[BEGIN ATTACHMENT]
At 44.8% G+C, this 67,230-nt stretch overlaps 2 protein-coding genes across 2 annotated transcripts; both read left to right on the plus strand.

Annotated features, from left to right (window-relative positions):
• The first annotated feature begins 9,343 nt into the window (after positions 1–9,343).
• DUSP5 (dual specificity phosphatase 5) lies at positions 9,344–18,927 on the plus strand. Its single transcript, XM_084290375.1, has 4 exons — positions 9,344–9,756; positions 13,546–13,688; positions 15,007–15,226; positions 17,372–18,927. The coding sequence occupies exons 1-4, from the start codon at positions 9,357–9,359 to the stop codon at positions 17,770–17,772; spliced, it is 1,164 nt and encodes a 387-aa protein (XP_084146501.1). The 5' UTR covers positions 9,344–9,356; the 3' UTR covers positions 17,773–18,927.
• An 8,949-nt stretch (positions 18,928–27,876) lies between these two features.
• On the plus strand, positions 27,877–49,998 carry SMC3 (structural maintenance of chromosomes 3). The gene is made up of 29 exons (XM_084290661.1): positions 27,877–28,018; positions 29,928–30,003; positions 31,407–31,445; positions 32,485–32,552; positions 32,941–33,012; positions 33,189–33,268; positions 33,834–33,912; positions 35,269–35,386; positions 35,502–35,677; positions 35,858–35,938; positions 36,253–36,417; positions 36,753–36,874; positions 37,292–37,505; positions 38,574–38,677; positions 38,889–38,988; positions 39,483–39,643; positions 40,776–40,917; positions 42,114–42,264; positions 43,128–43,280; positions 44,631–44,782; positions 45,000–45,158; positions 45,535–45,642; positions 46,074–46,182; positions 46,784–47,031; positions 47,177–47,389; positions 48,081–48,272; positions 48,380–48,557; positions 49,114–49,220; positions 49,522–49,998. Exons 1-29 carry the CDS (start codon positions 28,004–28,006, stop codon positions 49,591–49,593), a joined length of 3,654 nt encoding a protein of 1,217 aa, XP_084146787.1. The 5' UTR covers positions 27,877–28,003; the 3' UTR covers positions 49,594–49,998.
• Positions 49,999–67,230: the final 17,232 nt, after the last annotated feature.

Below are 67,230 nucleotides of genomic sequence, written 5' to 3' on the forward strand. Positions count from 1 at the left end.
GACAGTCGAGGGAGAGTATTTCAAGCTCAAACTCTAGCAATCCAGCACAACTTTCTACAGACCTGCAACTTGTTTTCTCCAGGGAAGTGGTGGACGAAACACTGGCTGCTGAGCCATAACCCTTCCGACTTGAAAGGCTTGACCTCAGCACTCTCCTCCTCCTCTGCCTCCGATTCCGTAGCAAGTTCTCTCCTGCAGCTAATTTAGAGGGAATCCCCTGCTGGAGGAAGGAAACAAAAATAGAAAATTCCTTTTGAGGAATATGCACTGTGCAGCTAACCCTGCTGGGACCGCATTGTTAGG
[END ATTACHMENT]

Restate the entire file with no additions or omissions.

At 44.8% G+C, this 67,230-nt stretch overlaps 2 protein-coding genes across 2 annotated transcripts; both read left to right on the plus strand.

Annotated features, from left to right (window-relative positions):
• The first annotated feature begins 9,343 nt into the window (after positions 1–9,343).
• DUSP5 (dual specificity phosphatase 5) lies at positions 9,344–18,927 on the plus strand. Its single transcript, XM_084290375.1, has 4 exons — positions 9,344–9,756; positions 13,546–13,688; positions 15,007–15,226; positions 17,372–18,927. The coding sequence occupies exons 1-4, from the start codon at positions 9,357–9,359 to the stop codon at positions 17,770–17,772; spliced, it is 1,164 nt and encodes a 387-aa protein (XP_084146501.1). The 5' UTR covers positions 9,344–9,356; the 3' UTR covers positions 17,773–18,927.
• An 8,949-nt stretch (positions 18,928–27,876) lies between these two features.
• On the plus strand, positions 27,877–49,998 carry SMC3 (structural maintenance of chromosomes 3). The gene is made up of 29 exons (XM_084290661.1): positions 27,877–28,018; positions 29,928–30,003; positions 31,407–31,445; positions 32,485–32,552; positions 32,941–33,012; positions 33,189–33,268; positions 33,834–33,912; positions 35,269–35,386; positions 35,502–35,677; positions 35,858–35,938; positions 36,253–36,417; positions 36,753–36,874; positions 37,292–37,505; positions 38,574–38,677; positions 38,889–38,988; positions 39,483–39,643; positions 40,776–40,917; positions 42,114–42,264; positions 43,128–43,280; positions 44,631–44,782; positions 45,000–45,158; positions 45,535–45,642; positions 46,074–46,182; positions 46,784–47,031; positions 47,177–47,389; positions 48,081–48,272; positions 48,380–48,557; positions 49,114–49,220; positions 49,522–49,998. Exons 1-29 carry the CDS (start codon positions 28,004–28,006, stop codon positions 49,591–49,593), a joined length of 3,654 nt encoding a protein of 1,217 aa, XP_084146787.1. The 5' UTR covers positions 27,877–28,003; the 3' UTR covers positions 49,594–49,998.
• Positions 49,999–67,230: the final 17,232 nt, after the last annotated feature.

Below are 67,230 nucleotides of genomic sequence, written 5' to 3' on the forward strand. Positions count from 1 at the left end.
GACAGTCGAGGGAGAGTATTTCAAGCTCAAACTCTAGCAATCCAGCACAACTTTCTACAGACCTGCAACTTGTTTTCTCCAGGGAAGTGGTGGACGAAACACTGGCTGCTGAGCCATAACCCTTCCGACTTGAAAGGCTTGACCTCAGCACTCTCCTCCTCCTCTGCCTCCGATTCCGTAGCAAGTTCTCTCCTGCAGCTAATTTAGAGGGAATCCCCTGCTGGAGGAAGGAAACAAAAATAGAAAATTCCTTTTGAGGAATATGCACTGTGCAGCTAACCCTGCTGGGACCGCATTGTTAGG